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08/06/2011

'The power vested in me by the state', not 'the power vested in the state by me'

by Jeremy Hooper

An interesting poll from the world of church:

In response to the question, "Will you perform a marriage ceremony for a couple whom you know is living together?" 68 percent of mainline pastors say yes compared with 57 percent of evangelicals. Twenty-four percent of Screen Shot 2011-08-06 At 10.44.33 Ammainline pastors and 34 percent of evangelicals say no.
...
Mainline and evangelical pastors divide again on the issue of performing marriages for divorced people. In response to the question, "When asked to do so, will you perform a marriage ceremony if the man or woman has been divorced?":

-- 41 percent of mainline pastors say, "Yes, regardless of the reason," compared with 29 percent of evangelicals.

-- 55 percent of mainline and 65 percent of evangelical pastors answer, "Yes, depending on the reason."

-- Only two percent of mainline pastors and five percent of evangelical pastors answer, "No."

FULL REPORT: Poll: Pastors divided on when to perform weddings [Baptist Press]

Interesting, because it totally bears out what we civil marriage equality activists say all the time, which is that *ALL* pastors *ALWAYS* have the right to deny religious ceremonies for just about *ANY* reason they want. No same-sex couple has the power to force a faith leader to perform the ancillary (even if oft-utiilized) religious ceremonial component of marriage, and virtually no equality advocate is seeking such a power. Those decisions are for the churches. That's proper. That's right. I and most others support it.

But what we *ARE* saying is that this widely supported religious freedom does not give these same faith leaders the power to foist those personal beliefs into public policy. And unfortunately, that's the point around which we tend to find patent dishonesty from the religious "protect marriage" crowd. They so often overlook the facts that are fleshed out by polls like the above, ignoring the fact that the currently reality as it pertains to heterosexual couples will seamlessly transfer to same-sex couples (as it does already in current marriage equality states). The "one man, one woman" crowd loves to act as if John and Joe's civil licensing and officiation is going to somehow come with a different set of rules that will force a mass gay wedding upon the Southern Baptist Convention. Sadly, it's all part of the game of religious/civil obfuscation around which our opposition has built a movement.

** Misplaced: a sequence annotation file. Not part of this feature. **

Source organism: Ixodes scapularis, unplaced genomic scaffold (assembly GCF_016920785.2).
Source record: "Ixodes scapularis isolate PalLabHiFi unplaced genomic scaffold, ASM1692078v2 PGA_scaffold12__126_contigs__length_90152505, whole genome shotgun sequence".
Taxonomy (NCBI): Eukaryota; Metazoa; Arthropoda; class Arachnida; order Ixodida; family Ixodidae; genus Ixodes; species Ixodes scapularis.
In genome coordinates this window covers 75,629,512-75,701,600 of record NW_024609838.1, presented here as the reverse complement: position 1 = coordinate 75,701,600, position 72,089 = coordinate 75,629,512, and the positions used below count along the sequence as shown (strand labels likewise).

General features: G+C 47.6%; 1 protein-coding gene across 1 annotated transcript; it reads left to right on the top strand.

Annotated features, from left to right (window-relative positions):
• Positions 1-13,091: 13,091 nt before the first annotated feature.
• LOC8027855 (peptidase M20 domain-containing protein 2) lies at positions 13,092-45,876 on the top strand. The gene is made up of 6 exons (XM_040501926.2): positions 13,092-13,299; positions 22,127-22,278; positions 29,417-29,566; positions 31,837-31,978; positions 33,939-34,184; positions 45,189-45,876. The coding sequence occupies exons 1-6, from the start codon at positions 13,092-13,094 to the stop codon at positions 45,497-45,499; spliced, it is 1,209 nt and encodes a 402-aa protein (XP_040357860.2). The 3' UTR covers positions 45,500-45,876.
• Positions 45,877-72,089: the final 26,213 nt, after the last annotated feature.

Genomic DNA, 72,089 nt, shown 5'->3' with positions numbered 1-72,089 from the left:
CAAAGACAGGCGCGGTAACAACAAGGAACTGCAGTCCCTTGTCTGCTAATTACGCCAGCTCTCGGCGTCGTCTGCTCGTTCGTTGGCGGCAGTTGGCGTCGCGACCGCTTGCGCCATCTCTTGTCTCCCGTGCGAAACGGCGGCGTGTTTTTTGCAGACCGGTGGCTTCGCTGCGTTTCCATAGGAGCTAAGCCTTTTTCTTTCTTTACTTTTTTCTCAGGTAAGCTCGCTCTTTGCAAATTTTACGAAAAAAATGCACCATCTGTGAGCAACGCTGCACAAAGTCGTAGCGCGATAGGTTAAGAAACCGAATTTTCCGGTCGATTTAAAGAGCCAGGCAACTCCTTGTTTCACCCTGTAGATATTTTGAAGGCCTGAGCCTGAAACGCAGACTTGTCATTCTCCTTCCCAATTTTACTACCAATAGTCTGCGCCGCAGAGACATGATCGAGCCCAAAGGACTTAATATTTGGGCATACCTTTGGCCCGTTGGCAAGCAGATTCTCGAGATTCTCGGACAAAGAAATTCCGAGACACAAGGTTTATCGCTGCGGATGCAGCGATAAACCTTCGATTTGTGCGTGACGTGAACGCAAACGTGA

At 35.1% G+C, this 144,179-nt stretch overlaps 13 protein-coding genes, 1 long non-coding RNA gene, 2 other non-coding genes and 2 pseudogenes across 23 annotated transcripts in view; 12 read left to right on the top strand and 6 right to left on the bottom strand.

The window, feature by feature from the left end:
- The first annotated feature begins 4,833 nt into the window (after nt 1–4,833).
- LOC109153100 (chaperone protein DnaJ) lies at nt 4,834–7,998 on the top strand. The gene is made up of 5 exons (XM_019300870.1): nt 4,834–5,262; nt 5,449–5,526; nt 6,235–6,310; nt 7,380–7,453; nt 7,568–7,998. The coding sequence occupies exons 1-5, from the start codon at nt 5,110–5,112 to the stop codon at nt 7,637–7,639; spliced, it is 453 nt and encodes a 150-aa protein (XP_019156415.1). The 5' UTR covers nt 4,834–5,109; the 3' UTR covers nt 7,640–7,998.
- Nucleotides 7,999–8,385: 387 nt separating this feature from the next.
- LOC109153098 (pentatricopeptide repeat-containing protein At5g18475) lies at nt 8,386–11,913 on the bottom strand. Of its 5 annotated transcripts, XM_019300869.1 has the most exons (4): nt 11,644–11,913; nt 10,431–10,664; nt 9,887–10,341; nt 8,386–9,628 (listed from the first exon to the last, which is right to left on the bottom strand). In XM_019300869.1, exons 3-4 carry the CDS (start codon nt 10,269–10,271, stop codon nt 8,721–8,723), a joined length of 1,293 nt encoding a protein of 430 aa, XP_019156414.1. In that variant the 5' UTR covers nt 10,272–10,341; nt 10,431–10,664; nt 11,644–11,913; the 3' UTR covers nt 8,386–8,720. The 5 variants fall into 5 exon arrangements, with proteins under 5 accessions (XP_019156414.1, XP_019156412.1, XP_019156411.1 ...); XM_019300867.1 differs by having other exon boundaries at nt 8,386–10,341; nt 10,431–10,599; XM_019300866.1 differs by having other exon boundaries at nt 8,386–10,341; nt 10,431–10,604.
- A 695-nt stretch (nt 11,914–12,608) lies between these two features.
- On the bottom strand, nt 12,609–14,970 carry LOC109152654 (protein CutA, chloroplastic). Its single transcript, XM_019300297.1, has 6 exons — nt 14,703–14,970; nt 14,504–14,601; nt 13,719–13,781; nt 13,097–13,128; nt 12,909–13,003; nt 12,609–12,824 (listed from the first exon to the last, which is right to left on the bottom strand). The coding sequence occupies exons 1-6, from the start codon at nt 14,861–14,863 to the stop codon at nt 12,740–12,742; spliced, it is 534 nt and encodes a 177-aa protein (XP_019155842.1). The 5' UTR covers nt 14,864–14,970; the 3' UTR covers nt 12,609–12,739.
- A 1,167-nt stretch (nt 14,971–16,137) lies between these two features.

A reality check for faithful officiants: You don't want to marry a cohabitating couple in your Catholic cathedral? So don't! Don't care to sign a ketubah for a couple made up of a Orthodox Jewish man and a Presbyterian woman? Then that is your right, rabbi! If a certain conservative pastor considers divorce a non-starter for marriages he performs at this Methodist church altar? Fine, whatever! But none of these special rights granted to people of the cloth on the basis of their theological training are meant to extend to civil licenses, constitutions, or certain tax-paying citizens who certain faiths deem too corruptive for such a sanctified institution. Period. Always. Forever.

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